[eDebate] "Are there really cards on Russia?" and other common questions

Kade Olsen kade.olsen
Wed Apr 23 18:41:20 CDT 2008


The title to Brian's post brings up a somewhat important idea.  This topic
hopefully could create a middle ground for researching (as compared to the
last two topics).

The courts topic (besides the ammendment cp) was productive in that it made
finding cards difficult.  Trying to find a card saying "what you needed it
to" was a big part of the research game.  There were new advantages and da's
here and there, but for the most part, they were not super strong or based a
lot on a previous argument.  As a result, folks put a lot of effort into
finding stronger cards/improving an existing argument.  And good, new,
arguments required a lot of work because they required creativity and
thinking about How to use evidence.

The Middle East topic, however, seemed to quite different.  There were a Ton
cards in some of the areas.  Because my principle research was on Palestine
and Iran, I might be biased.  But still, trying to keep up with Newspapers,
think tanks, and peer reviewed articles was really really hard.  However, If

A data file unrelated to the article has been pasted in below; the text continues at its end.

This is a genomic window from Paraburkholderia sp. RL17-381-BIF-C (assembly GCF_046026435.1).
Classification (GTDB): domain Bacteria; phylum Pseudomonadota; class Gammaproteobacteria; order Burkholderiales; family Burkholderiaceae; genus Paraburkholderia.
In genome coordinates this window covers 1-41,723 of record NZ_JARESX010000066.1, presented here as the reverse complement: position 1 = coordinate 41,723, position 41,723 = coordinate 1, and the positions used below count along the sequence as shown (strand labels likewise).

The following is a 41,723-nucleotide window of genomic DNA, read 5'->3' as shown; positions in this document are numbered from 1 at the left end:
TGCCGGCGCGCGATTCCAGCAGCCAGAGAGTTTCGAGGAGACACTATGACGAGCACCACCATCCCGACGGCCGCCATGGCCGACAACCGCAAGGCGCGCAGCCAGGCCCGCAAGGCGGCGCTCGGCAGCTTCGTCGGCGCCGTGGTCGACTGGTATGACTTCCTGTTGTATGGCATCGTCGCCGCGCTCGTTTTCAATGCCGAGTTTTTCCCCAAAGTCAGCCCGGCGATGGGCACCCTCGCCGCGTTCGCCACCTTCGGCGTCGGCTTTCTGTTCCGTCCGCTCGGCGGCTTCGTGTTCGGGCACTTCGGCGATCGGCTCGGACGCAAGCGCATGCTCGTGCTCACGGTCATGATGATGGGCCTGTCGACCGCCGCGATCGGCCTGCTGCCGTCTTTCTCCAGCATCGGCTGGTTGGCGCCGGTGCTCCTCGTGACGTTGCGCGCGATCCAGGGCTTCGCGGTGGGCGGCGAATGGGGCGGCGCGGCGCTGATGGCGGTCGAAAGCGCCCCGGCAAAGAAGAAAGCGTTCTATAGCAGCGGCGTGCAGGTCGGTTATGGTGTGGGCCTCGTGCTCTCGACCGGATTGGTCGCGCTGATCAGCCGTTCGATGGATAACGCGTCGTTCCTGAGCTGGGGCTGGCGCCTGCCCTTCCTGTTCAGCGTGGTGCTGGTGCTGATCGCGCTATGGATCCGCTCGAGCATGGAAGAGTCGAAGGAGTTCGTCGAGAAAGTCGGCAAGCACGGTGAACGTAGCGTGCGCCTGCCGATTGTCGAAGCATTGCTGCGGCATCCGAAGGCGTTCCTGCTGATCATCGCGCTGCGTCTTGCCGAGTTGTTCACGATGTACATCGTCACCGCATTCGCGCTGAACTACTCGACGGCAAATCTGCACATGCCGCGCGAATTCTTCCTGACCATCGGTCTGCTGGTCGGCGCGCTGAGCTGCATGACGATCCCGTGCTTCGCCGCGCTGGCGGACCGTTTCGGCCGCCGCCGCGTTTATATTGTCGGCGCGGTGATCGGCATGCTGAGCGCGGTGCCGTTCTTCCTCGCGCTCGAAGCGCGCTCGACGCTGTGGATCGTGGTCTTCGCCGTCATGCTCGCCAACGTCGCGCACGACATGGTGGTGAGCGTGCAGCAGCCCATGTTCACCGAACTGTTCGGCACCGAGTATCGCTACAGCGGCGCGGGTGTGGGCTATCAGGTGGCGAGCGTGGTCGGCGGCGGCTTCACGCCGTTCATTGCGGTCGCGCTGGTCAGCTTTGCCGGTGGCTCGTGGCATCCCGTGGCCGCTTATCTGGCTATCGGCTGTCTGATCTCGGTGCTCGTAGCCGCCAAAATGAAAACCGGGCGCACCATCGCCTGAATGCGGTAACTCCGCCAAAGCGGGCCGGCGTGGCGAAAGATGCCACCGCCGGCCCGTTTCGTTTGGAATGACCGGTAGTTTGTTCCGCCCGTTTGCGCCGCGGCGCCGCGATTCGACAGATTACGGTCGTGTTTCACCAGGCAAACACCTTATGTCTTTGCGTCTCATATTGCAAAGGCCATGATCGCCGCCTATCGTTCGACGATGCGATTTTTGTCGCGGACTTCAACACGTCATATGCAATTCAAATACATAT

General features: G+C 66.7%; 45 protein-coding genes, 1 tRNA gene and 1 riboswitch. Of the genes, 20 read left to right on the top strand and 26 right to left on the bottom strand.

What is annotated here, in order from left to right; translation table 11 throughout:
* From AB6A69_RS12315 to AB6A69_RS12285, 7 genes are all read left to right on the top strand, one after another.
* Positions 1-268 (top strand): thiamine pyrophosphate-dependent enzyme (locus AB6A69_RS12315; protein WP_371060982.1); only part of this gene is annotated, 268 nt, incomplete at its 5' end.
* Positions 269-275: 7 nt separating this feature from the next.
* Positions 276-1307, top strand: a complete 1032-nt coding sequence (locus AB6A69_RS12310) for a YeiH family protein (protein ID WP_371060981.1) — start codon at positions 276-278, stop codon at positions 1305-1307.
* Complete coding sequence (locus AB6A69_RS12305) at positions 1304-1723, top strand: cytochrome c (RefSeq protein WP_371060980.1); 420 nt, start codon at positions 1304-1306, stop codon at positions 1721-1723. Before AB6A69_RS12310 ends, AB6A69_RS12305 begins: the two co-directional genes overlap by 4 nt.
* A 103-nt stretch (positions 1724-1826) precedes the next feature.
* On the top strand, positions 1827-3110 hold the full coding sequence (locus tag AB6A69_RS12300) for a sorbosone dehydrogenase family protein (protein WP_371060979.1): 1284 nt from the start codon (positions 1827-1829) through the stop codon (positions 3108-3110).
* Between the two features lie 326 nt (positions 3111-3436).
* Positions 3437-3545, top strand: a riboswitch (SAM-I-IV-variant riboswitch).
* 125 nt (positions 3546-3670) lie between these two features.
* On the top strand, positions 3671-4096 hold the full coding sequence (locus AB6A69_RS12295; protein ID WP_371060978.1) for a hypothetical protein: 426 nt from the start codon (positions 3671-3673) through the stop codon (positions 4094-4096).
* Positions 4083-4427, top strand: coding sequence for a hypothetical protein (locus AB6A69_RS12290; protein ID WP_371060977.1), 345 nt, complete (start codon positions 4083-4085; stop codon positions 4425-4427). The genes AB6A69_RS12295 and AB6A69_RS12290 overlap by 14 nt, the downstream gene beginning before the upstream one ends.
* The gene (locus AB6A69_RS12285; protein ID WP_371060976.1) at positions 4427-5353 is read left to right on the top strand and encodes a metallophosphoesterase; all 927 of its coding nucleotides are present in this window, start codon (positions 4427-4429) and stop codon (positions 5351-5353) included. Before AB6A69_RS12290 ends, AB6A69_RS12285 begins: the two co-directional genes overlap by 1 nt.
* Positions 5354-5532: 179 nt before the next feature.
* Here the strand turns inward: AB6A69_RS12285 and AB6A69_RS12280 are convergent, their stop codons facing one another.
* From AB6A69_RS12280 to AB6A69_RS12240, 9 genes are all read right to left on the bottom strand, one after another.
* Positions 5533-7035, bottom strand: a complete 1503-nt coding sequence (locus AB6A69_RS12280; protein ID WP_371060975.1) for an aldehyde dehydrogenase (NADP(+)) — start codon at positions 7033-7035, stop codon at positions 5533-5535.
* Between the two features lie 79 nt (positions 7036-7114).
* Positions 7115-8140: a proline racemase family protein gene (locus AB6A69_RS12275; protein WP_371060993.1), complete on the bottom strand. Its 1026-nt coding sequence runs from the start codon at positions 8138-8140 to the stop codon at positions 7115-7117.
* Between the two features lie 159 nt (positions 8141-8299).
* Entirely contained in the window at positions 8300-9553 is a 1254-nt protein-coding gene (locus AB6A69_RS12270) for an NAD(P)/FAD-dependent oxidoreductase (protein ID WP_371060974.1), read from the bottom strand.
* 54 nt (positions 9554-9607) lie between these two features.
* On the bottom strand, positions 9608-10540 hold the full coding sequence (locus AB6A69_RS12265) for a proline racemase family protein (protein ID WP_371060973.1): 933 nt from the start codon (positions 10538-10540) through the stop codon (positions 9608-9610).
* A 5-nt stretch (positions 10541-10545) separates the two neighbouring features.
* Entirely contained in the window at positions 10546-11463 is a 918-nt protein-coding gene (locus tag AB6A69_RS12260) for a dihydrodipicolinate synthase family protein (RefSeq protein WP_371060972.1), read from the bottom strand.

you  just took a shotgun approach to the literature, you could develop a lot
of new arguments without needing to be all that creative.

There are obvious upsides and downsides to both.  The courts topic probably
privileged some creativity a little bit more than the Middle East (obvi
there were some shortcuts), and helped debaters think about how to use
different cards.  The Middle East topic, on the other hand, had a such a
Huge number of sources/article compared to the Courts.  It gave an incentive
to intense  and broad research  because just  reading a ton of shit would
keep you in the game.

The topic wording is obviously huge for if there can be a "middle ground."
But the literature base is probably important as well.  I think trying to
find somewhere "in between" would be great.  For any of the topics, whether
there are a "millions cards" shouldn't be the deciding question.  Both Types
of research are great and  Over privleging one at the expense of the other
could be a poor choice.   For an international topic, Russia seems like it
could be the in between (not as large as the 5 combined last year, but
definatly not the courts).

I kinda do feel the pain of people talking about K ground for the Russia
topic, but not really.  Not because I think the links will suck or anything,
but the Critical Security literature will probably be Much less exciting
after last year.  The Number of Critical articles last year made it,
honostly, quite easy to research the K on the aff neg.  If its a little
harder next year to find kinds next year, thats probably a good thing.
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